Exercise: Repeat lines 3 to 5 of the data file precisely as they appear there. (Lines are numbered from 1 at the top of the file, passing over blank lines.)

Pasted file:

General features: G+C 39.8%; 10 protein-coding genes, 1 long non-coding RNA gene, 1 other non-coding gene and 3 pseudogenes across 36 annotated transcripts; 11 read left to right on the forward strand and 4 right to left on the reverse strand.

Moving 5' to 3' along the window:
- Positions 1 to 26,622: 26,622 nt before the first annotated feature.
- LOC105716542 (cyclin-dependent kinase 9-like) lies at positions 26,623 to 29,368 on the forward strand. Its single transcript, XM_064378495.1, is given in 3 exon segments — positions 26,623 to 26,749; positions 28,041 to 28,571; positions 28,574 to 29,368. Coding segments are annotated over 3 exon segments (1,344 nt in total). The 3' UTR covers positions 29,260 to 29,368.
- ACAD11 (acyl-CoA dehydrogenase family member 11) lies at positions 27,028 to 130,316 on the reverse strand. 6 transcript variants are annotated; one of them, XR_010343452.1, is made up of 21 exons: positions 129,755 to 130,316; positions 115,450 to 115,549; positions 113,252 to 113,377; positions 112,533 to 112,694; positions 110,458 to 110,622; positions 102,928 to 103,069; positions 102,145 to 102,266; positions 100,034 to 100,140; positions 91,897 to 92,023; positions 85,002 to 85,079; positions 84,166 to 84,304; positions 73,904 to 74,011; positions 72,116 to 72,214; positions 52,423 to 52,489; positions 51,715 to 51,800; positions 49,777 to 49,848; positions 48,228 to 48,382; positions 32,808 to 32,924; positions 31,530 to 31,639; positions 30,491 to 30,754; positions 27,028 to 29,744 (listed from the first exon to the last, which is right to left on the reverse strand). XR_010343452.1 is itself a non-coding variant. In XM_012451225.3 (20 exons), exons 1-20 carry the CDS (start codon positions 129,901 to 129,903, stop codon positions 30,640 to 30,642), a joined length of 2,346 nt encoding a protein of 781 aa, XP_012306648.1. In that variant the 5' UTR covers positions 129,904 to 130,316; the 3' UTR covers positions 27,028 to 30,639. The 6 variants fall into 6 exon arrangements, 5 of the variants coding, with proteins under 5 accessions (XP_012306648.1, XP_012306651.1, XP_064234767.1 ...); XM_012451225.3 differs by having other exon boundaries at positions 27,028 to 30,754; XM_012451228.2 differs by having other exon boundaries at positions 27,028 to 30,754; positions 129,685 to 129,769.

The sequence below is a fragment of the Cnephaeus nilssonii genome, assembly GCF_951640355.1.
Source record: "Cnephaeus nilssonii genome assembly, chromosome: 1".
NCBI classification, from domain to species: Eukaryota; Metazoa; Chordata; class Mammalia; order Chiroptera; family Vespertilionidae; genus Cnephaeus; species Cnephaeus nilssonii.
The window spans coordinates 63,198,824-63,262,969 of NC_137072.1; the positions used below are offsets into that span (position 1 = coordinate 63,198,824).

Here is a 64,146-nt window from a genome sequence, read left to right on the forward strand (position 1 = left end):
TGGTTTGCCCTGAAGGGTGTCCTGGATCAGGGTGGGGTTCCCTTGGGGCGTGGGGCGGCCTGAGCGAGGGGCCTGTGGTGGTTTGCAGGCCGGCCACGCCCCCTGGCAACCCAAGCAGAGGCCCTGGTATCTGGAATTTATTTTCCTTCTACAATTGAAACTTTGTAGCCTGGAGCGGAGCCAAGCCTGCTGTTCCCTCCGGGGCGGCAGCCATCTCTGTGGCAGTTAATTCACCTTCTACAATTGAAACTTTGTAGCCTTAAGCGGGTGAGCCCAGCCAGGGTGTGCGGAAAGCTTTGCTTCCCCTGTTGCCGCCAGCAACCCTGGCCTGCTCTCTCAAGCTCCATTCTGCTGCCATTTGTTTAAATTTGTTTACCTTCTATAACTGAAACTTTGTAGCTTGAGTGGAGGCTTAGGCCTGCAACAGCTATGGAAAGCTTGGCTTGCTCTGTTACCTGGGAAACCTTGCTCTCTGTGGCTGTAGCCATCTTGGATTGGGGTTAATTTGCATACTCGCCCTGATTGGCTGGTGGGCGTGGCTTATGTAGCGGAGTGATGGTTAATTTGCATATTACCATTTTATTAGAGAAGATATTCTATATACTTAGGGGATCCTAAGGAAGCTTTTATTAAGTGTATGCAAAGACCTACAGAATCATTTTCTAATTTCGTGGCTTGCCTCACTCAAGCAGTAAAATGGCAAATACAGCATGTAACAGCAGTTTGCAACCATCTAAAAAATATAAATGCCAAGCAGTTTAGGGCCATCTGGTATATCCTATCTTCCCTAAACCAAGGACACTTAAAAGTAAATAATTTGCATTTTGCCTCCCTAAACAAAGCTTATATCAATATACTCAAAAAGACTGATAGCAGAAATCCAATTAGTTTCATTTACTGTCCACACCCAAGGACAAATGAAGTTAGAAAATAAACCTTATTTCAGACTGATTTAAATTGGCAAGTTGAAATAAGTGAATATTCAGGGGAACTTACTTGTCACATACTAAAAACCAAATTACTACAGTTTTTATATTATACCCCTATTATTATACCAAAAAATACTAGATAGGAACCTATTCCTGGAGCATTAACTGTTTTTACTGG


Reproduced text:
- Positions 1 to 26,622: 26,622 nt before the first annotated feature.
- LOC105716542 (cyclin-dependent kinase 9-like) lies at positions 26,623 to 29,368 on the forward strand. Its single transcript, XM_064378495.1, is given in 3 exon segments — positions 26,623 to 26,749; positions 28,041 to 28,571; positions 28,574 to 29,368. Coding segments are annotated over 3 exon segments (1,344 nt in total). The 3' UTR covers positions 29,260 to 29,368.
- ACAD11 (acyl-CoA dehydrogenase family member 11) lies at positions 27,028 to 130,316 on the reverse strand. 6 transcript variants are annotated; one of them, XR_010343452.1, is made up of 21 exons: positions 129,755 to 130,316; positions 115,450 to 115,549; positions 113,252 to 113,377; positions 112,533 to 112,694; positions 110,458 to 110,622; positions 102,928 to 103,069; positions 102,145 to 102,266; positions 100,034 to 100,140; positions 91,897 to 92,023; positions 85,002 to 85,079; positions 84,166 to 84,304; positions 73,904 to 74,011; positions 72,116 to 72,214; positions 52,423 to 52,489; positions 51,715 to 51,800; positions 49,777 to 49,848; positions 48,228 to 48,382; positions 32,808 to 32,924; positions 31,530 to 31,639; positions 30,491 to 30,754; positions 27,028 to 29,744 (listed from the first exon to the last, which is right to left on the reverse strand). XR_010343452.1 is itself a non-coding variant. In XM_012451225.3 (20 exons), exons 1-20 carry the CDS (start codon positions 129,901 to 129,903, stop codon positions 30,640 to 30,642), a joined length of 2,346 nt encoding a protein of 781 aa, XP_012306648.1. In that variant the 5' UTR covers positions 129,904 to 130,316; the 3' UTR covers positions 27,028 to 30,639. The 6 variants fall into 6 exon arrangements, 5 of the variants coding, with proteins under 5 accessions (XP_012306648.1, XP_012306651.1, XP_064234767.1 ...); XM_012451225.3 differs by having other exon boundaries at positions 27,028 to 30,754; XM_012451228.2 differs by having other exon boundaries at positions 27,028 to 30,754; positions 129,685 to 129,769.